Tsitsipas 'Fights Like A Lion' To End Kokkinakis' Challenge In Five Sets
Berrettini to meet Khachanov in third round
Fifth seed Tsitsipas’ greater weight of shots and superior fitness wore down World No. 267 Kokkinakis in a 6-7(5), 6-4, 6-1, 6-7(5), 6-4 victory over four hours and 32 minutes. Tsitsipas, who is four matches unbeaten in 2021, will now play Sweden’s Mikael Ymer in the third round.
"[It was a] great match towards the very end, and I fought like a lion," said 2019 semi-finalist Tsitsipas. "I fought like a real warrior out there, and it was an amazing ending with lots of emotion and great spirit.”
Kokkinakis, who has played just 73 tour-level matches since turning pro in 2013, left the court to a huge ovation. His 6-4, 6-1, 6-1 first-round win over Soonwoo Kwon on Tuesday was his first main draw match win at the Australian Open since 2015. Tsitsipas hit 78 winners and withstood 23 aces from Kokkinakis, who, free of injuries, will surely be back at the highest level before too long.
“I think he has a huge forehand, [a] very good serve," said Tsitsipas. "All the potential is there. I really hope he stays injury-free, because it can be very frustrating. I have dealt with it, and I know it's very difficult mentally to go through things like this. I just wish him good health and that he can compete an entire year without any pain or anything bothering him.”
Kokkinakis, whose catalogue of setbacks since rising to No. 69 in the FedEx ATP Rankings in June 2015 would send most players into retirement, delighted the Rod Laver Arena crowd by saving two set points at 4-5 en route to clinching the first set.
But the effort it took weighed heavily on 24-year-old Kokkinakis, who has played just five tour-level events since the 2019 Australian Open. Tsitsipas gained control of the longer rallies, converting his fifth break point in the third game of the second set and the Greek carried the momentum in a third set that included three service breaks.
With a smile, Kokkinakis once again engaged the majority support on Melbourne Park’s main stadium court, with a willingness to fight in the third set. Was Kokkinakis getting a second wind?
Tsitsipas kept attacking, ensuring Kokkinakis stayed on the move behind the baseline. Both players rolled through their service games in the fourth set until the 10th game, when Kokkinakis saved a match point with a powerful serve in a 12-minute hold. It re-energised the crowd. Kokkinakis saw a 5/1 lead evaporate in the fourth-set tie-break, but the Australian didn’t panic. He ripped a backhand winner down the line to convert his first set point at 6/5.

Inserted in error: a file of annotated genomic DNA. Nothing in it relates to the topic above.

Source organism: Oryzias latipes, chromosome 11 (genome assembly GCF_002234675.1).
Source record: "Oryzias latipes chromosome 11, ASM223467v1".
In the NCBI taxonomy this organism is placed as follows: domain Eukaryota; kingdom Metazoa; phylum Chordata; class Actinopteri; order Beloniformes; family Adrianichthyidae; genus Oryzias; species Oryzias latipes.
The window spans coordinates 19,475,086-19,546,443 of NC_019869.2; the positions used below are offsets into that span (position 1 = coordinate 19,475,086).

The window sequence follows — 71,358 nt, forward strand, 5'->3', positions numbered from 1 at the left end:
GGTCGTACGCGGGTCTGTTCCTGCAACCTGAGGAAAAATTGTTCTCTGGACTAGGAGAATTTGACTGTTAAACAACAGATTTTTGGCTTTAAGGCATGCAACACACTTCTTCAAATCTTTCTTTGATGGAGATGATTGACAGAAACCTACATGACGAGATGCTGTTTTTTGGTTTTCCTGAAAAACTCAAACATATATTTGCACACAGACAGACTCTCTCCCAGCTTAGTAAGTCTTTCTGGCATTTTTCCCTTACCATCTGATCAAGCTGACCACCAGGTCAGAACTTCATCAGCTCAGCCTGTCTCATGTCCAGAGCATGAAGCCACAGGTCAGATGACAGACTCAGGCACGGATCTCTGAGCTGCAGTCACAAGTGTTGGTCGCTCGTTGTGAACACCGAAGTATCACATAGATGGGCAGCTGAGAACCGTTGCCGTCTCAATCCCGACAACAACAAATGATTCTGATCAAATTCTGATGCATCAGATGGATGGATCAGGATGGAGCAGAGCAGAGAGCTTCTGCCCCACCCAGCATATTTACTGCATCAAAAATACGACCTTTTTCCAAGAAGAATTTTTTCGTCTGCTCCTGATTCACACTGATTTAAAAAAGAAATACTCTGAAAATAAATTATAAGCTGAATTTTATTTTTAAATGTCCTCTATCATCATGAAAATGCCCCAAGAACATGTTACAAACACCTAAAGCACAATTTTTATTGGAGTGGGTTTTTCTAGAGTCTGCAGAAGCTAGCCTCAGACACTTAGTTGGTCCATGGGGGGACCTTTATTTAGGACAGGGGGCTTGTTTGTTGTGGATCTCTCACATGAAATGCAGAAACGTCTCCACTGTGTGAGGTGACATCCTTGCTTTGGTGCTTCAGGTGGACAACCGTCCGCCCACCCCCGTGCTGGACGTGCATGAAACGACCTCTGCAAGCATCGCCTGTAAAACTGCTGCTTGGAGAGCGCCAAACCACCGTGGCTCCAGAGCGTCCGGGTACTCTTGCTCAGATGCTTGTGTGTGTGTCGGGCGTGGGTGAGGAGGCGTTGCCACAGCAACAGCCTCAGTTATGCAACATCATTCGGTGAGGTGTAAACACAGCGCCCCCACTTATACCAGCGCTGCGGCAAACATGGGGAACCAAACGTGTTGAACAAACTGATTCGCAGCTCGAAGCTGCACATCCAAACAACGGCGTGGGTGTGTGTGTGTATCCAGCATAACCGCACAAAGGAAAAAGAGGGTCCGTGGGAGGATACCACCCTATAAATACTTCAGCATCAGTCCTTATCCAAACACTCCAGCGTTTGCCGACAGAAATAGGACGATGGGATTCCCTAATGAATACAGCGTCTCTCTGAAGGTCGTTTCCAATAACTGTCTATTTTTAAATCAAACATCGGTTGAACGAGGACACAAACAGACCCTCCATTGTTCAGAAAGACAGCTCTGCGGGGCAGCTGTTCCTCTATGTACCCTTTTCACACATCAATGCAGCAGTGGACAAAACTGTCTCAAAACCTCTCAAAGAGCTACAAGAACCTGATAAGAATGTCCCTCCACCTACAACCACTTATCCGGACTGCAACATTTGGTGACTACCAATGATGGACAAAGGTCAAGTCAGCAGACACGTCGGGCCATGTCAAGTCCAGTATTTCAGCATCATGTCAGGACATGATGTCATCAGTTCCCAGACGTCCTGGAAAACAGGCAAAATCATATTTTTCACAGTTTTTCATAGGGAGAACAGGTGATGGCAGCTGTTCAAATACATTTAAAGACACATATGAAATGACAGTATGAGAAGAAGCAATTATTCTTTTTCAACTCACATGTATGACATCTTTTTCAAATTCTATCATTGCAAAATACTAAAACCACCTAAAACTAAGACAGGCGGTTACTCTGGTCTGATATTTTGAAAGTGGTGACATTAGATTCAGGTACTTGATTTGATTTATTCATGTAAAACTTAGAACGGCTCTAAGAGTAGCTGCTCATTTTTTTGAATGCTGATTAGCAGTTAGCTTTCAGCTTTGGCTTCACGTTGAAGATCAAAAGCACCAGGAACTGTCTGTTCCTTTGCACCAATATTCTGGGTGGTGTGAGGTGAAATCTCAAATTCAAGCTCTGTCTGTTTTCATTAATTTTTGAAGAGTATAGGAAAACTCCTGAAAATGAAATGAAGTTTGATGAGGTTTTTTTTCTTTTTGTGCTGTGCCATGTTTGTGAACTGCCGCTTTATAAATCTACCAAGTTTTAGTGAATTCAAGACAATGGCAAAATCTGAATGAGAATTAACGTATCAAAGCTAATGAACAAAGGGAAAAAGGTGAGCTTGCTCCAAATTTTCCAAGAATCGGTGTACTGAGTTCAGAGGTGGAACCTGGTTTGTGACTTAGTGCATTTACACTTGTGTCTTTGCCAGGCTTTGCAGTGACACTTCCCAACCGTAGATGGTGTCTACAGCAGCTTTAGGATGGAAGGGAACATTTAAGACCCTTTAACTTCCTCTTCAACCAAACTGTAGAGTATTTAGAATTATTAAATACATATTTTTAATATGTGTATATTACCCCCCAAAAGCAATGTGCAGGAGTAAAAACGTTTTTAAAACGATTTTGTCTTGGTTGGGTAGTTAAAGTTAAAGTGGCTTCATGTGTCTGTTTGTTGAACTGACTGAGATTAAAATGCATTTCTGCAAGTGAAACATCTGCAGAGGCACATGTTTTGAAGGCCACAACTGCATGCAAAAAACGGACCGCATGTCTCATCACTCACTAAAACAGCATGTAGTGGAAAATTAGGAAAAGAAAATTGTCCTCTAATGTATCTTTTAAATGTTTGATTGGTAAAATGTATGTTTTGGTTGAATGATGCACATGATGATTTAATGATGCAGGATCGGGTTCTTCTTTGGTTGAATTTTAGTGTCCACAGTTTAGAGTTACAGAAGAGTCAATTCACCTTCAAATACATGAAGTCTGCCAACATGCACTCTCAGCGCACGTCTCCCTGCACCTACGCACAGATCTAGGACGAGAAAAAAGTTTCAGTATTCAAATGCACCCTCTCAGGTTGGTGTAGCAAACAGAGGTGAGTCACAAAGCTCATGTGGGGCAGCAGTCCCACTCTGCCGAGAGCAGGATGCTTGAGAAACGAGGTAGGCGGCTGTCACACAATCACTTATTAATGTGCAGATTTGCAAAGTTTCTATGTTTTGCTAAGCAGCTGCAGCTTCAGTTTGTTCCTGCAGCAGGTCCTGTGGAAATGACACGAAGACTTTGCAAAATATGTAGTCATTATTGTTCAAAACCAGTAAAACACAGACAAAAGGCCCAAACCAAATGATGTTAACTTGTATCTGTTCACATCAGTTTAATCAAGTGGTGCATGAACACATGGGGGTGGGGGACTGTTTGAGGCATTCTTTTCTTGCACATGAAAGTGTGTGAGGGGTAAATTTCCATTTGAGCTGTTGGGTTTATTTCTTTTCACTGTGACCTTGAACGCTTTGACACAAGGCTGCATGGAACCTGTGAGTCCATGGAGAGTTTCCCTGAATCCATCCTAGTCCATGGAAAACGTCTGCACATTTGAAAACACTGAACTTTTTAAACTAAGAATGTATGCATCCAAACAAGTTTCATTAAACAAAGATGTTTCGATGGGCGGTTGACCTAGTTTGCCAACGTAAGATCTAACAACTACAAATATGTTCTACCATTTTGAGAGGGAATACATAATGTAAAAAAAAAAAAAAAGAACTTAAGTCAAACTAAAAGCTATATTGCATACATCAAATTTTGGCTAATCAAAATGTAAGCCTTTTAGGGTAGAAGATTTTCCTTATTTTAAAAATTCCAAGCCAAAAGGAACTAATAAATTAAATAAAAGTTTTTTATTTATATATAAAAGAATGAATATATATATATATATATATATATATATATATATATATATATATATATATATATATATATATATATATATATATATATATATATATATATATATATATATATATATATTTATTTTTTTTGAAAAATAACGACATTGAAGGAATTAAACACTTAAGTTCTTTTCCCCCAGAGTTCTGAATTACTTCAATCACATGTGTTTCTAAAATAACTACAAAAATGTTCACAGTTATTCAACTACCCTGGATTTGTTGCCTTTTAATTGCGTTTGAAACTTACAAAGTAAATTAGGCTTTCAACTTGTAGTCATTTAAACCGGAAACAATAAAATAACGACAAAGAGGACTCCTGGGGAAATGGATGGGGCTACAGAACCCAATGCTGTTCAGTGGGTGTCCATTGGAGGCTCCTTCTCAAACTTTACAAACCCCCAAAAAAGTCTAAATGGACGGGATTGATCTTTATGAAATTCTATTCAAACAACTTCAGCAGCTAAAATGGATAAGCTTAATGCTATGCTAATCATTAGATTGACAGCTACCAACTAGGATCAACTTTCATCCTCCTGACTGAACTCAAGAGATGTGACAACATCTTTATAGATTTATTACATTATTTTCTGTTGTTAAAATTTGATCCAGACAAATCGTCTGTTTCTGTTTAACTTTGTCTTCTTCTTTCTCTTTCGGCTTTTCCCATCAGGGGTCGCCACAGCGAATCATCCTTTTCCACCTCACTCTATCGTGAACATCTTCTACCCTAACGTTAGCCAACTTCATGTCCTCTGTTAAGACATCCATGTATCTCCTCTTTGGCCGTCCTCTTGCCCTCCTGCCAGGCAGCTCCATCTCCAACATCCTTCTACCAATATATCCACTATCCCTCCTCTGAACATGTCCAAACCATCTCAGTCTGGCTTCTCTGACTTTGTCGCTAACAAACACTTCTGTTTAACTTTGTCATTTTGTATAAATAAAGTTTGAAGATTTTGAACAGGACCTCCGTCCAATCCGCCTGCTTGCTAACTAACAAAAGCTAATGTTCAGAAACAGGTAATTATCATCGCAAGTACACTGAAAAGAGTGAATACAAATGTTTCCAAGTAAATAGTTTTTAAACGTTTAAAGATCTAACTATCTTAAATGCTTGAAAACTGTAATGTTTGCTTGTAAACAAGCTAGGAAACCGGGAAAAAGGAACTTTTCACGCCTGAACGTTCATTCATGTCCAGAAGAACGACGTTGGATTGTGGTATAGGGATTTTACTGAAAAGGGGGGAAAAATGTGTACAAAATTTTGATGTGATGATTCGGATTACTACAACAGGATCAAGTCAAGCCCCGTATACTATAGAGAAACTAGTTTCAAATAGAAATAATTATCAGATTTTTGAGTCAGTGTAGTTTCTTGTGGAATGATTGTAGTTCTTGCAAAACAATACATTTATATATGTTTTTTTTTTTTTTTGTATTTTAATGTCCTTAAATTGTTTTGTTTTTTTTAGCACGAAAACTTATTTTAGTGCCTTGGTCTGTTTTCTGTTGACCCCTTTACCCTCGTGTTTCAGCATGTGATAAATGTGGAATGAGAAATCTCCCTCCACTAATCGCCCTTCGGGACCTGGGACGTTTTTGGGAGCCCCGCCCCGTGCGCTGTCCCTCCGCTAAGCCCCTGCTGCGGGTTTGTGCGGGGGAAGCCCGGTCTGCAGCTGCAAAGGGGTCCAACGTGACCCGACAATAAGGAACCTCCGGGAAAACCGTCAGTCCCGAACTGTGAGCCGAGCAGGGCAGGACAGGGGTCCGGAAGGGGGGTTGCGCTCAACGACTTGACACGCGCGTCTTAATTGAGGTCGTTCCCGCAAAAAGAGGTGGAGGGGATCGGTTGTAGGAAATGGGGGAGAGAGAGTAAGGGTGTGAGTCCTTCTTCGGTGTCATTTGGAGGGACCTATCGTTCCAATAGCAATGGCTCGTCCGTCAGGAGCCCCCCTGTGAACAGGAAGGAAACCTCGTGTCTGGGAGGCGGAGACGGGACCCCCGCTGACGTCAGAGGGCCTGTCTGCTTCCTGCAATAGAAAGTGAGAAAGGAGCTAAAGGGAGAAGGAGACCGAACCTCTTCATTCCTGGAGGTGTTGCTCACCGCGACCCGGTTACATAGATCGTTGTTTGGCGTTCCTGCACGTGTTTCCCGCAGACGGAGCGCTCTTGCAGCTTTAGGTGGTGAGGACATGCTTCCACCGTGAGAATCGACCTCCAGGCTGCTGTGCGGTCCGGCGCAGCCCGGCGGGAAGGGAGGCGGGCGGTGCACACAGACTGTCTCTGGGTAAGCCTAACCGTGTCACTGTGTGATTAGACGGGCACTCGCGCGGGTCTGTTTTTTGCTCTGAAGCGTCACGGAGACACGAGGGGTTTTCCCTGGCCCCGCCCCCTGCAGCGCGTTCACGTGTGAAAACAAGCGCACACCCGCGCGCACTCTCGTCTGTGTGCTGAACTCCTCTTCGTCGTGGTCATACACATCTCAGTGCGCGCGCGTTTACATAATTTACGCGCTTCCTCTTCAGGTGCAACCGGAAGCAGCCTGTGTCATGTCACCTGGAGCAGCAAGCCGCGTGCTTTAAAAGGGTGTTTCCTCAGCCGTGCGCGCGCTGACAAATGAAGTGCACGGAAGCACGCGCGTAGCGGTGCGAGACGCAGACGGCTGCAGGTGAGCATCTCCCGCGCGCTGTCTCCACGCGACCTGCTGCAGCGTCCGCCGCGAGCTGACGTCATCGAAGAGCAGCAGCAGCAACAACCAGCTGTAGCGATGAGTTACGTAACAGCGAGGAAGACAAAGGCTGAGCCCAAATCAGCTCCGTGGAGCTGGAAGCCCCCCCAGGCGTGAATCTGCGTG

Tsitsipas applied the pressure in the decider, but through 29 minutes the pair had played just three games. Kokkinakis saved two breaks points in both the first and third games, but two consecutive groundstroke errors gave Tsitsipas the break at 2-2. Kokkinakis continued to fight, but Tsitsipas made sure of his service games and recovered from 15/30 at 5-4 for victory.
“He was serving pretty well [and] gave me a hard time,” said Tsitsipas. “Even though the court was slow, I had difficulties returning… [There were] lots of missed opportunities, break points that I had. He just managed it really well. He's capable of a lot of things. He played phenomenal tennis. I didn't have the best start in the match. [It] took me a while to get used to the rhythm, the pace… My fighting spirit was there. When I had to play, I played. It's something that he was also dealing with really well. He was able to concentrate and serve big serves on crucial, important moments, which was very frustrating. I won't lie.
Tsitsipas’ next opponent, 2019 Next Gen ATP Finals competitor Ymer, eliminated #NextGenATP Spaniard Carlos Alcaraz 2-6, 6-4, 6-4, 7-6(5) after three hours and eight minutes. After a sloppy first set, the Swede cut down his mistakes and put pressure on the highly touted 17-year-old to make difficult shots from tough positions.
Alcaraz battled hard throughout the match, breaking serve eight times. But once Ymer found his rhythm, the teen often found himself battling from behind. Alcaraz recovered from a break down twice in the fourth set to force a tie-break, and fought back from 2/5 down to get back on serve. But he was unable to claw into a fifth set, with 60 unforced errors proving his undoing.
Earlier in the day, ninth seed Matteo Berrettini advanced to the Australian Open third round with a 6-3, 6-2, 4-6, 6-3 victory against #NextGenATP Czech Tomas Machac. The 2019 US Open semi-finalist, who struck 48 winners throughout the two-hour, 39-minute encounter, earned immediate breaks in each of three sets he won.
Machac was able to apply scoreboard pressure in the third set and he claimed his only break of the match when Berrettini committed four forehand errors while serving to stay in the set at 4-5. The 20-year-old was making his Australian Open debut this year. Machac qualified for the main draw without dropping a set and recorded his maiden tour-level win in the first round.
Berrettini will attempt to extend his unbeaten 3-0 ATP Head2Head record against Karen Khachanov in the third round. Khachanov needed more than three hours to battle through a tight four-setter in his opening match at this year's Australian Open. On Thursday, the action was far more straightforward for the Russian.
The 19th seed ousted Lithuanian Ricardas Berankis 6-2, 6-4, 6-4 in one hour and 57 minutes to reach the third round for the third consecutive year.